The 2024 Cadillac Celestiq will cost more than $300,000
It gets from 0-60 mph in 3.8 seconds, Cadillac says, and drives 300 miles between charges
The Celestiq is more a Rolls-Royce rival than a threat to BMW, but that’s a position Cadillac has been in before
The fins on a 1957 Cadillac Eldorado
The best Cadillacs were always preposterous.
In the 1930s, Cadillac made its bones with 16-cylinder cars when 12 was where everyone else got off the ride. As the 1950s ended, they built the Series 62 with fins almost as tall as its roofline. Shortly after Elvis Presley appeared in a pink Eldorado convertible, they added little stylized rockets to fins higher than his pompadour.
The best were always preposterous. Keep that in mind as you look at the rear overhang of the 2024 Cadillac Celestiq. Is it practical? Stupid question. Does it come in pink? Better.
The Cadillac Celestiq
Hand-built in a clean room like a spacecraft
Today marks the second time Cadillac has revealed its upcoming crown jewel after a long series of teases. That seems a bit over the top, but we forgive them. They’re working a theme. And at Cadillac, over-the-top means they’re getting their groove back.
The Celestiq is a battleship-sized electric car with a 0-60 mph time of 3.8 seconds and a price tag like three Escalades. Cadillac says the car will be hand built in limited numbers. Technicians at General Motors’
Warren Technical Center – a building listed as a National Historic Landmark for its glorious midcentury architecture – will assemble about 400 a year.
They’ll work in a “clean room” accessible only to “the artisans involved in the production.”
Cadillac estimates a driving range of 300 miles for the Celestiq.
They’ll carry a price tag “north of $300,000,” Cadillac says, that will “increase based on level of personalization.” Damn. There’s probably a fee for pink.
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Battleship proportions, sports car acceleration
The Celestiq rides on the Ultium platform underpinning most of GM’s new electric cars. A skateboard-like assembly of batteries, electric motors, suspension, and steering components, it can be scaled up or down to produce vehicles from subcompact to… well… this.
The Celestiq uses two electric motors, one per axle, for all-wheel drive and about 600 horsepower and 640 pound-feet of torque. Cadillac estimates a driving range of 300 miles, but the EPA hasn’t verified that claim.
Cadillac may have lost its way and spent decades trying to be a second BMW
but the company has always had one hole card – it’s brilliance with suspensions. Maybe it comes from several generations of building cars that weighed as much as buildings.
Caddy engineers have poured all their know-how into the Celestiq. It comes with a five-link independent suspension front and rear, combined with both air springs and magnetorheological shocks. Stabilizer bars at the front and rear help mitigate roll.
Add in four-wheel steering, and you have one of the most sophisticated suspension and steering systems we’ve ever seen. It’s probably all to make that preposterous booty – er, that rear overhang that initially drew your attention to this article – stay composed.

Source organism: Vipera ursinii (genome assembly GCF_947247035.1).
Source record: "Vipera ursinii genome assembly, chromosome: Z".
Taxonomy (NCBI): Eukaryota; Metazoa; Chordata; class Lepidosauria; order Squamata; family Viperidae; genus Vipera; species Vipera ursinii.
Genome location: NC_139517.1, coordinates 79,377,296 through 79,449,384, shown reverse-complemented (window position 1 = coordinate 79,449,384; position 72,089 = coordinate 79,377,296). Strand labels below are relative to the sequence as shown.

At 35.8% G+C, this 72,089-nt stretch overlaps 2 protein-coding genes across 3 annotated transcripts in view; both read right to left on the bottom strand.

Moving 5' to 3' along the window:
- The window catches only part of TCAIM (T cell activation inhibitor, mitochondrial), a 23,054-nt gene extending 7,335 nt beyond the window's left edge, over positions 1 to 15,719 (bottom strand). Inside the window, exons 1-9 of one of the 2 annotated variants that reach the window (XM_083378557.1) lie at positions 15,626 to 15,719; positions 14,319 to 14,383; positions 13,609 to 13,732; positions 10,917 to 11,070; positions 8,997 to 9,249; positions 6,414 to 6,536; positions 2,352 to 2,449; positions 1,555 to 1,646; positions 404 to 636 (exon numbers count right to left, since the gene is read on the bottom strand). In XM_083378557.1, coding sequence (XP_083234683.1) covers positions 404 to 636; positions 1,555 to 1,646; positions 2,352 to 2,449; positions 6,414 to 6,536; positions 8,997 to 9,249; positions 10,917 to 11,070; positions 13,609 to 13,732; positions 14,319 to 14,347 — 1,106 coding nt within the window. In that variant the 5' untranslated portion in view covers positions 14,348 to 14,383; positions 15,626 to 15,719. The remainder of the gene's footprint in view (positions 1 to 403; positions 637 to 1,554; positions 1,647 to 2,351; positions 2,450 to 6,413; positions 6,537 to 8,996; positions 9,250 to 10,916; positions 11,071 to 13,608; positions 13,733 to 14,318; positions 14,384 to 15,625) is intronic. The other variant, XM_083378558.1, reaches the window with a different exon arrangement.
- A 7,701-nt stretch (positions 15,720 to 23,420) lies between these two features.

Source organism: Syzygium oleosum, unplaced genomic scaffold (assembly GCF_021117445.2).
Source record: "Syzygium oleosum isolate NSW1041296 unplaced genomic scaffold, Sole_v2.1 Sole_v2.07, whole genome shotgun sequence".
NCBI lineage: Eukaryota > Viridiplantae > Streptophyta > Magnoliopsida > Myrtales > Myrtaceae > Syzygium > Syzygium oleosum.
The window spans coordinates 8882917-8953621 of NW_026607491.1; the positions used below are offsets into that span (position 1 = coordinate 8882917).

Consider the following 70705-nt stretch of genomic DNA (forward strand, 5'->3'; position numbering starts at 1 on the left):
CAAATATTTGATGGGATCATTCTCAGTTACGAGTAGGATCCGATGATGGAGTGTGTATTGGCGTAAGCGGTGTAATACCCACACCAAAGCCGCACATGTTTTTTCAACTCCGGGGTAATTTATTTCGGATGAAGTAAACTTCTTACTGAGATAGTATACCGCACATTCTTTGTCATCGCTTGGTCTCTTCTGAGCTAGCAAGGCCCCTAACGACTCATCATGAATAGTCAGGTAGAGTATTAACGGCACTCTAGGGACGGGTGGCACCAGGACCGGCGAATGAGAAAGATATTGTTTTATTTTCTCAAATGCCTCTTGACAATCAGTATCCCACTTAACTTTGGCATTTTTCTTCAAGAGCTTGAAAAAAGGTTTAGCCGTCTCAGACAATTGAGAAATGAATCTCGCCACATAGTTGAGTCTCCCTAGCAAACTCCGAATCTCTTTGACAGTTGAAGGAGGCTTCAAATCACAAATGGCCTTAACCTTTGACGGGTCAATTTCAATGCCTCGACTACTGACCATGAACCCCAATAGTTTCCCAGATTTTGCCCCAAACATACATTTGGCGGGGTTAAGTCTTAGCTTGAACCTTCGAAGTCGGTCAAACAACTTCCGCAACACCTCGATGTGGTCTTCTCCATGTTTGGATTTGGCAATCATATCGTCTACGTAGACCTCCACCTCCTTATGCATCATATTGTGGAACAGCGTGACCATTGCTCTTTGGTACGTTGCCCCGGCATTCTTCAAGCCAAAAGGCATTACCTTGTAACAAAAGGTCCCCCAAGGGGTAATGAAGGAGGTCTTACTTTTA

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Stunning inside and out
The Celestiq’s exterior looks like a showpiece. Up front, it’s hard angles and abrupt interruptions. The front overhang is as tiny as the rear overhang is huge. It even wears the original 1930s Caddy hood ornament, the “flying goddess,” embossed in lighted crystal strakes behind the front wheels.
But the rear showstopper is the cabin. Four seats, all as adjustable as the driver’s position, take up all that space. They look like art deco museum pieces.
Front seat passengers adjust theirs through an 11-inch diagonal touchscreen called the Front Command Center. Rear-seat passengers get a Rear Command Center of their own – 8 inches this time.
Speaking of screens, the dashboard is one. Well, two, but it looks like one. A 55-inch single pane of glass makes up most of the dash, hiding two separate 8K displays. Both front seat riders can see the driver’s, but only the passenger can see their own to prevent distraction.
Cadillac says the Celestiq comes with “all of the necessary hardware” for its upcoming Ultra Cruise hands-free driving system. Ultra Cruise will be available at a later date via an over-the-air update.
For now, the car can guide itself into and out of parking spots with the driver “supervising” from outside.
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Buying one involves a concierge
Interested? You’ll need to head to a Cadillac dealer to find a “concierge” who will guide you through the design process to customize your own.
If you think of Cadillac as the company that builds the CT4 sedan to compete in the entry-level luxury sedan class, it all seems a little excessive.
But Cadillac once styled itself “the standard of the world” and built 16-cylinder coupes, tail fins as high as America’s 1950s ambitions, and the glamorous convertible the King of rock ’n’ roll bought to celebrate his coronation.
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That company set out to build excessive things. That spirit, in 2024, means ridiculous proportions and four-wheel-steering to make them livable. It’s good to see it all come back.
This story originally ran on KBB.com.